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Alfred, reduced to extremity by the Danes, who were spreading devastation all over England, was obliged to relinquish the ensigns of his dignity, to dismiss his servants, and to seek shelter, in the meanest disguise, from the pursuit and fury of his enemies. He concealed himself under a peasant's habit, and lived some time in the house of a neat-herd, who had been intrusted with the care of some of his cows. There passed here an incident, which has been recorded by all the historians, and was long preserved by popular tradition; though it contains nothing memorable in itself, except so far as every circumstance is interesting, which attends so great virtue and dignity reduced to so much distress. The wife of the neat-herd was ignorant of the condition of her royal guest; and, observing him one day busy by the fireside in trimming his bow and arrows, she desired him to take care of some cakes which were toasting, while she was employed elsewhere in other domestic af. fairs. But Alfred, whose thoughts were otherwise engaged, neglected the injunction; and the good woman, on her return, finding her cakes all burned, rated the king very severely, and upbraided him, that he always seemed very well pleased to eat her warm cakes, though he was thus negligent in toasting them. Alfred, having been driven from his throne by the Danes, was forced to seek refuge, under the disguise of a peasant, in the house of one of his own neat-herds. Here occurred an incident, which both tradition and history have preserved. One day, as Alfred was sitting by the fire trimming his bow and arrows, the wife of his host, who did not know that he was the king, desired him, while she was otherwise occupied, to attend to some cakes that were toasting; an injunction, which the monarch, who was thinking of far different matters, neglected to obey. “You have allowed the cakes to burn, by your carelessness,” said the good woman, on her return; “but you seem always very well pleased to eat them.”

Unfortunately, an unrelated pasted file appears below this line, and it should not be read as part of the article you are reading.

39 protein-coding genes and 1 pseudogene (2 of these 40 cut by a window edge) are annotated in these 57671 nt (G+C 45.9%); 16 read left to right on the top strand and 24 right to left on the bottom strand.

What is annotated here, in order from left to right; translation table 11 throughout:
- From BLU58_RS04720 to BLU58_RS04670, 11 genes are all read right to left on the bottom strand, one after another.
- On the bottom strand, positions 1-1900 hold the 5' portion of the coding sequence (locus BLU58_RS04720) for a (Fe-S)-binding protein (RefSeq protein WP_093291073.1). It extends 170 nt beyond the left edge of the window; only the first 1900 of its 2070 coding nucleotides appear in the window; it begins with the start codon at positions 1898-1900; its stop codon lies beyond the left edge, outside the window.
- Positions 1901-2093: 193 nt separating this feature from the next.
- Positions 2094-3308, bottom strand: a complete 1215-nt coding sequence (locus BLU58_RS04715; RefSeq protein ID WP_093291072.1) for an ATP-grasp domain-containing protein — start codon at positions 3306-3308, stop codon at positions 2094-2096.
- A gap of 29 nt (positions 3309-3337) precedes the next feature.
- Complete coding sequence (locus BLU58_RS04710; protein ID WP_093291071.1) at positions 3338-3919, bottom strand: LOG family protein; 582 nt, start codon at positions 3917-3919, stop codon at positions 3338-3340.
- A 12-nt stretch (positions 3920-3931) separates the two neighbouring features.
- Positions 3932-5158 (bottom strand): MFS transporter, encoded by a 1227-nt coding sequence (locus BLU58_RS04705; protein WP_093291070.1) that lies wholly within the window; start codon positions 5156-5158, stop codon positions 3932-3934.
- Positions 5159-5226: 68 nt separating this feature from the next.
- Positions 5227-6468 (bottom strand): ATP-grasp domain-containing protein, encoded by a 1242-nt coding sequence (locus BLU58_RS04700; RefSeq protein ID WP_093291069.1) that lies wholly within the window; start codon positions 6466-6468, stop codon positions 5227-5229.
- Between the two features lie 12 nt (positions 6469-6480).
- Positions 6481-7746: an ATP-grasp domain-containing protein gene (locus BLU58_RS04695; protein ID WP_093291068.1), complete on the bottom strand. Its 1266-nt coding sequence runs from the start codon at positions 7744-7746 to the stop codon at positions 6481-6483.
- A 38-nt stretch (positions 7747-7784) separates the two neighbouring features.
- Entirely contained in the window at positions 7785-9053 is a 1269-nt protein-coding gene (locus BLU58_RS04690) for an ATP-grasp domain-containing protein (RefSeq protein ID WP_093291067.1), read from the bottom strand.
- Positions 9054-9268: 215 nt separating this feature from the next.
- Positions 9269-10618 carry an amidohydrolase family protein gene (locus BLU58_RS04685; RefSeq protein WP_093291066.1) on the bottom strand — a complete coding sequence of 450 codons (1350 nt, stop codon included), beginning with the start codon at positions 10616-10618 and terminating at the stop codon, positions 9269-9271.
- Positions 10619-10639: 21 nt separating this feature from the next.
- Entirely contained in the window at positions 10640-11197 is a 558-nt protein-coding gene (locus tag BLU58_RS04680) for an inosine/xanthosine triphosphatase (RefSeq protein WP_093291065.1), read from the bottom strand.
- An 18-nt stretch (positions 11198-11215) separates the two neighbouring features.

1. Dionysius, the tyrant of Sicily, was far from being happy, though he abounded in riches, and all the pleasures which riches can procure. Damocles, one of his flatterers, was one day complimenting him on his power, his treasures, and his royal magnificence, and affirming that no monarch ever was greater or happier than he. “Hast thou a mind, Damocles,” says the king, “to taste this happiness, and know, by experience, what the enjoyments are of which you have so high an idea P” Damocles gladly accepted the offer. Upon this the king ordered, that a royal banquet should be prepared for him, and a gilded couch, covered with rich embroidery. Side-boards, loaded with gold and silver plate of immense value, were arranged in the apartment. Pages of extraordinary beauty were ordered to attend his table, and to obey his commands with the greatest readiness and the most profound submission. Fragrant ointment, chaplets of flowers, and rich perfumes, were added to the entertainment. The table was loaded with the most exquisite delicacies of every kind. Damocles was intoxicated with pleasure. But in the midst of all his happiness, as he lay indulging himself in state, he sees let down from the ceiling, exactly over his head, a glittering sword hung by a single hair. The sight of impending destruction put a speedy end to his joy and revelling. The pomp of his attendants, the glitter of the carved plate, and the delicacy of the viands, ceased to afford him any pleasure. He dreads to stretch forth his hand to the table. He throws off the garland of roses. He hastens to remove from his dangerous situation; and earnestly entreats the king to restore him to his former humble condition, having no desire to enjoy any longer a happiness so terrible.